(I left off this part of the sentence, my apologies)
I have to agree with Hilleary and Natalie. Although I do not see myself as a religious person, I have been raised Jewish, and what I have learned from religion raises an issue with these thoughts. When learning history, there was always the constant battle between religion and science. Science tended to contradict religious thoughts. I do believe that your mind has an influence on your actions: my body would not result in an action to go rob a bank unless my mind and my thoughts decided upon this action; therefore, I believe in the connection between mind and body. Science courses throughout high school have also taught me a lot about brain processes and the ways we live, so with a combination of religion and science (ironically), I strongly believe in a connection.
I found your argument very interesting. Specifically, your mention of the role of religion in the one’s philosophical beliefs because obviously the two are somewhat connected. As for me, I think its also possible to separate the two. One can be religious and believe that beings were created from a higher power, and still be a physicalist believing the mind and the brain are the same thing.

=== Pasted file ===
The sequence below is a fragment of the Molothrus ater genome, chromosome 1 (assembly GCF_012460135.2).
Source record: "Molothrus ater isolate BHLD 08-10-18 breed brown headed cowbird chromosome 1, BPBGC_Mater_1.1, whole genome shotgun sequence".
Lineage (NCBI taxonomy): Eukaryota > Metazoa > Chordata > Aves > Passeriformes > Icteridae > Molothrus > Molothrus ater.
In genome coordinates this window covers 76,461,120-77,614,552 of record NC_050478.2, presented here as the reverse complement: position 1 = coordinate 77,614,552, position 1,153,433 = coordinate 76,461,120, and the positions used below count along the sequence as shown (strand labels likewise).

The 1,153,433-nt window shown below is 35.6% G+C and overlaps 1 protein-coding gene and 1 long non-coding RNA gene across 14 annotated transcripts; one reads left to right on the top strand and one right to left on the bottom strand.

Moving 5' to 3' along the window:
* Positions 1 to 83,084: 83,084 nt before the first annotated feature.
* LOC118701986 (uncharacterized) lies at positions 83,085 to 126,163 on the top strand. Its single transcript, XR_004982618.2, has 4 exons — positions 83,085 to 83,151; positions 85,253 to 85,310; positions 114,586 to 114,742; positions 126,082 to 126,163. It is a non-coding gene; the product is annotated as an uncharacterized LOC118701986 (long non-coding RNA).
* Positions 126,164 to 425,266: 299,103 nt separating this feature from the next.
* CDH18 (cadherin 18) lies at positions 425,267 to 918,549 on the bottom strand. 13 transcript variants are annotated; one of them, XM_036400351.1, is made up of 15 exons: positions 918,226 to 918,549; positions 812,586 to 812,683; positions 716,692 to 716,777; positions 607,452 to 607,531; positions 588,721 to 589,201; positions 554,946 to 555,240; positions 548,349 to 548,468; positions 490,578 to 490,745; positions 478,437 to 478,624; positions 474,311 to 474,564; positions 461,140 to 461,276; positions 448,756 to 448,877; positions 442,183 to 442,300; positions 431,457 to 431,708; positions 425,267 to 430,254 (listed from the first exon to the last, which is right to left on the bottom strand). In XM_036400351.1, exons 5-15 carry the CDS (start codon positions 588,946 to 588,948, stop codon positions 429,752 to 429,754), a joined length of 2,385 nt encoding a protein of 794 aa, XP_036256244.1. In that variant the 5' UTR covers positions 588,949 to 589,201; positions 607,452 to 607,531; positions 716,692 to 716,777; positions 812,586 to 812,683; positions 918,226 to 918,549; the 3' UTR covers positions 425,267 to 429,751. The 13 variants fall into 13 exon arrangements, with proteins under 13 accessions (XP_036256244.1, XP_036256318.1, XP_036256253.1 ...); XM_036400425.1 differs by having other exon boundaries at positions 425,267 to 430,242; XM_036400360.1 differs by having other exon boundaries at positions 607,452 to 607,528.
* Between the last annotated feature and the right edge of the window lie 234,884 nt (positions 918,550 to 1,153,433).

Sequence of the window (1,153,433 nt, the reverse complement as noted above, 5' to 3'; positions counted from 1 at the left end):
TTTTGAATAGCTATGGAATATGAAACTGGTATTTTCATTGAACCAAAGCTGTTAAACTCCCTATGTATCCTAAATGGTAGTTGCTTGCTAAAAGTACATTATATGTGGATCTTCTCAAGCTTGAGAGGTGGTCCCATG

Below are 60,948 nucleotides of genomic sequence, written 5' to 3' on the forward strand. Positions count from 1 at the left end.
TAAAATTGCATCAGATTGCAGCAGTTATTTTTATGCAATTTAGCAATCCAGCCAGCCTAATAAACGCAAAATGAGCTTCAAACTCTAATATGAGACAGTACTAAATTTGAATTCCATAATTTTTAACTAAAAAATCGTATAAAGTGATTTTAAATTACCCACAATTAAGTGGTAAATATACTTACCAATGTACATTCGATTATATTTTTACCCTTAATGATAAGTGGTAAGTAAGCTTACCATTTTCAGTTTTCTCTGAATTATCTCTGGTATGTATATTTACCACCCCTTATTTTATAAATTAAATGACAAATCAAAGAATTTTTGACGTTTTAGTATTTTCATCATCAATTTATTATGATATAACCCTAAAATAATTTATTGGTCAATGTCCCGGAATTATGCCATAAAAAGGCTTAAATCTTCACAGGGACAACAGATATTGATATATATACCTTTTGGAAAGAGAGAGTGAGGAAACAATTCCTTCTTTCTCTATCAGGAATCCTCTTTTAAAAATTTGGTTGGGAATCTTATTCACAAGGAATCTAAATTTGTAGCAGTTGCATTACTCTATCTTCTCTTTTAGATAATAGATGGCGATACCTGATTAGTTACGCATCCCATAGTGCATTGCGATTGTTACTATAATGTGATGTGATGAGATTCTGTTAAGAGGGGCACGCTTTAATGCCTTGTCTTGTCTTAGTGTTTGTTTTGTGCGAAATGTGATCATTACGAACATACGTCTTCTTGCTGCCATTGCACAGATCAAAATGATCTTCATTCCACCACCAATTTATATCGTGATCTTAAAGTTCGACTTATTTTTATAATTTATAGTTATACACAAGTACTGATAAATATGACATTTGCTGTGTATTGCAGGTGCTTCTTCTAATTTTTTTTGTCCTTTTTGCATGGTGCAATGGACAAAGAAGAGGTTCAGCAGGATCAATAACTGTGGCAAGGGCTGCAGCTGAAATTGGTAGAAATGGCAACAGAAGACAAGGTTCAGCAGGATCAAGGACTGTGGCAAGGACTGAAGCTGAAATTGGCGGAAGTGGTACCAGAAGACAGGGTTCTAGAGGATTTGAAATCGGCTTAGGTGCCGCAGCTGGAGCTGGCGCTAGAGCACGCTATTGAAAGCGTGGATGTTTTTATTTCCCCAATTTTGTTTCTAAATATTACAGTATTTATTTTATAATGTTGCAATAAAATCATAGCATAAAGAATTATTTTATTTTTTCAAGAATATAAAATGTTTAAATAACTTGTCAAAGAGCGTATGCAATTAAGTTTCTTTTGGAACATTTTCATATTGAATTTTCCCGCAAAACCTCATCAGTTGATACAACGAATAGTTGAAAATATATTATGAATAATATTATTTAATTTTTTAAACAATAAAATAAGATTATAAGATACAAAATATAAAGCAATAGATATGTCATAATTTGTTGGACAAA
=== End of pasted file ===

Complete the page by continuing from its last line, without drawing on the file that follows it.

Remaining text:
And also, as to your statements about neuroscience disproving dualism, I think all that it really proves is that certain parts of our brains become active when something happens, but it doesn’t necessarily describe anything about the pain behind pain, or the blue visual sensation behind blue. However, one could also argue that the sensations one feels with pain is relative to previous brain processes from experience. So, perhaps memory, a brain process, explains the sensations we feel.
I agree with your post. It is true that my religion makes me want to side with a dualist. I have encountered the idea of dualism in my church: the good and evil, God verses Satan and more. However like you, if I look in a scientific stand point, the idea of dualism does not make sense. How can one possible have separate mind and the body?
I researched more myself in order to clearly look from the scientific stand point, and realized that if one is not religious, it is very hard to believe in dualism. For example, let’s talk about the zombie argument that we briefly discussed in class. Zombies apparently have functioning human body without any conscious state. And the reason that there are no zombies in real life is because that is simply not possible. Thus, mind cannot be separate from the body.